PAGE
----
Tag Archives: theory

Soulless Machine Gods

I do not claim that the Big Bads in charge of Wall Street and their psychotic, narcissistic, solipsism are entirely to blame for all of this. Corporations, as Cenk Uygur put it, are profit-creating robots. They were constructed of the same bent morality and depraved decadence of an insulated minority of powerful elites, but how could they be expected to do anything else, gone unchecked and unregulated? Fault might be better placed with our public officials and policy-makers… but if we’re extending the graces of ambivalence and blissful ignorance to cash-hungry machines, should we not do the same for the lying legislators, brutal police forces, lawyers, judges, bill collectors and heck, just about every one of us that let it get to this point because we sold out the American dream for false promises of greed?

It has been shown that those in the top 1% do not even know they are in the top 1%. And gaffes like Mitt Romney‘s numerous attempts at populism backfiring and revealing his alienating elitism serve to illustrate what little his perception of reality has to do with the ‘average American.’ However, who’s to say that any of us would be any different, given the chance? How the money is obtained seems of little matter; examples can be found in both the nouveau riche and old money of the corrupting, power-mongering miser or the socially-aware, generous philanthropist. Religious leaders with piles of cash turn out on both sides of the spectrum as well, brainwashing new cult members or funding community service organizations.

There are many philosophies of mind, but we are still at the forefront of scientific research into the most important organ of our functioning body, from which our identity and sense of being, our very abilities of self-awareness and understanding arise. It’s possible that we all have the capacity for evil, or that at the edges of a psychopathic diagnosis, we’re all capable of some form of psychopathic behavior or thought! The startling results from such famous and controversial psychological studies as Stanley Milgram’s authority experiment or Philip Zimbardo’s Stanford prison experiment may support this idea. This is perhaps similar to theories that we’re all a little dyslexic or attention deficit, we all may be somewhere on a scale of autism, that we all have an inherent amount of racism and sexism, we have all have a dose of psychosis, about half of all our time is spent daydreaming, all brains have different levels of focus, consciousness and multi-tasking, we all find coping mechanisms and adapt to sleep routines that work for us, we all react differently to psychedelics within a certain range, and we all may naturally hallucinate.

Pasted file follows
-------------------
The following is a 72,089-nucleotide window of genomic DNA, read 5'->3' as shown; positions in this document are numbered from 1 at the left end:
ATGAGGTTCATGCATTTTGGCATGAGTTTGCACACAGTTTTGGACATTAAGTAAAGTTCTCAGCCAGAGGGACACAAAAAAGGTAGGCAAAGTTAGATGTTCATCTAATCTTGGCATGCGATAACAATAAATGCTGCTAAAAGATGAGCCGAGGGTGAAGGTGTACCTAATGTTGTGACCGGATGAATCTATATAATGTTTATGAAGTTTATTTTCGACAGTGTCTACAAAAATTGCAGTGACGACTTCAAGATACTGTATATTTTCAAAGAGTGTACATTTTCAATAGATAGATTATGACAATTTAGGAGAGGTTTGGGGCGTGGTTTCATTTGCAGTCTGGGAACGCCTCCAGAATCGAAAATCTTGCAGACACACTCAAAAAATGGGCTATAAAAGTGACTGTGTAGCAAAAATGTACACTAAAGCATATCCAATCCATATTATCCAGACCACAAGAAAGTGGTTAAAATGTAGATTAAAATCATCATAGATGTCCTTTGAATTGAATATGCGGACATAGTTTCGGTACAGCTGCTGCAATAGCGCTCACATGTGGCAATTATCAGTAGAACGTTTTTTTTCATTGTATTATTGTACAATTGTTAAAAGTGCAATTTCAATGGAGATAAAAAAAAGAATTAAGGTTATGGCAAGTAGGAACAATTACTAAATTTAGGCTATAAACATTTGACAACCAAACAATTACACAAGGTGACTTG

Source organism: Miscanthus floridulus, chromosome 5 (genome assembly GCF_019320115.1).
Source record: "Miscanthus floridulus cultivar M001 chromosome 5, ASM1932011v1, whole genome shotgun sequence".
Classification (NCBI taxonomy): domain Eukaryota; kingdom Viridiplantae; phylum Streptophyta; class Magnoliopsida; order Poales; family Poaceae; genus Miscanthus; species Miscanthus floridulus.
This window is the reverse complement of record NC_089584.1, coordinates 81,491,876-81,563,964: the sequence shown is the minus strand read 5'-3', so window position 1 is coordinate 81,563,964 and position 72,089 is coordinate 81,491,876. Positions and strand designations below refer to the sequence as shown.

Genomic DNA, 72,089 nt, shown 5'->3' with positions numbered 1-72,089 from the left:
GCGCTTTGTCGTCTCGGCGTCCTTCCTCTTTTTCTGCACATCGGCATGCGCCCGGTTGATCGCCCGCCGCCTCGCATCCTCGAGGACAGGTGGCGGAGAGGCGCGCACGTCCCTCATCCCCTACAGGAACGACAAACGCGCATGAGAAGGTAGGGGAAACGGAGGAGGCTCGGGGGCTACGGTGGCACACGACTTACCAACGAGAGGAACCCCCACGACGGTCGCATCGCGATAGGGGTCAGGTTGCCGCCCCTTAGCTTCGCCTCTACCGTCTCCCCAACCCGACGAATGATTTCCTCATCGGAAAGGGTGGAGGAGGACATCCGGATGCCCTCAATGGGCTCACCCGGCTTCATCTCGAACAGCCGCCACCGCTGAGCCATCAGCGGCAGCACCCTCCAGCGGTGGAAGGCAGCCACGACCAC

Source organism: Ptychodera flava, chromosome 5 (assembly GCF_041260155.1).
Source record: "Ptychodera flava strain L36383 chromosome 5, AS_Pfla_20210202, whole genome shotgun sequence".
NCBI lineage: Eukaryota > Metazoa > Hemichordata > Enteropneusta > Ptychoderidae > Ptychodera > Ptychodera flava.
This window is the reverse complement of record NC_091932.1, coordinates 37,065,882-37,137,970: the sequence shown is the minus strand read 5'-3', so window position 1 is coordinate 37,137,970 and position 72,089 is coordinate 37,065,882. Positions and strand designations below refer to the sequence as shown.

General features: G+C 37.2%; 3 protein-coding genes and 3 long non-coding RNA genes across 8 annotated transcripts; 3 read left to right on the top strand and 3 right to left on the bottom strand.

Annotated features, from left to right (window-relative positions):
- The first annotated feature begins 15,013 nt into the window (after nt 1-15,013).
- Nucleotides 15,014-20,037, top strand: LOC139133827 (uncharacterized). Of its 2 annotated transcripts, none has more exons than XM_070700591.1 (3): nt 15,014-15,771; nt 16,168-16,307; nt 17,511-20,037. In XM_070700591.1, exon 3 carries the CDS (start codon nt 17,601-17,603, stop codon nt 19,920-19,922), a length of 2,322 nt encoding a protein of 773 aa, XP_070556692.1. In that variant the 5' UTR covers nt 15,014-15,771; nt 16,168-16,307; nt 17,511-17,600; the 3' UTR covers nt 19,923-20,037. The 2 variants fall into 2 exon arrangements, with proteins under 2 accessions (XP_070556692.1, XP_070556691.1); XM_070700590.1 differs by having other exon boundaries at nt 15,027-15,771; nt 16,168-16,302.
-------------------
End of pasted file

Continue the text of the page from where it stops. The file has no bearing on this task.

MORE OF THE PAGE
Our brains are all the same, and our brains are all different.

Evolution produces a range of functionality in organisms at any randomly given time in their history… our genetic variance may provide examples of many different levels of psychopathy. The same temptation to steal a pittance at your place of business (relative to the hefty sums they take in overall) is the same corrupted thinking that allows executives to routinely embezzle ridiculous sums (relative to the corporation’s ludicrous profits overall). If we strip a thing of all identity, any personal connection, we lose our innate and rational empathy which might otherwise prevent us from acts of malice.

Furthermore, if it’s true that most of the world is related to Ghengis Kahn, Alexander the Great and Charlemagne (psychotic conquerers all), then the genes are most likely inalterably embedded in all of us. Psychopaths, it has been shown, are more prolific maters. Most of us alive today are the descendants of those nefarious winners, not the losers.

It seems obvious to our understanding in this era that old modalities of ‘inherent good’ or ‘original sin’ are fallacious presumptions not rooted in biology. We’ve known for some time that we’re all a little angelic and a little devilish, to varying degree. True psychopaths, however, have a particular knack and tenacity for weaseling their way to the top. At a rate of four times the general population, in fact.

Scott.net interviewed Dr. Lobaczewski about psychopathy and political ponerology (the study of evil), posted by Harrison Koehli at the Ponerology blog:

This field of study is difficult, and relatively new. What was once in the realm of theology is now being understood in the terms of brain activity and genetics. Perhaps a deeper understanding will lead to the elimination of serial murderers, corrupt executives, and man’s predilection towards war and rape.

So lately I find myself wondering what will happen in the future when we have more reliable technology and methodology for identifying the psychopaths (or levels of psychopathy) among us. Do we root them out, treat them as pariahs, lock them up, force them into rehabilitation, or continue to vote them into office, hire them as CEOs, and revere them as gods?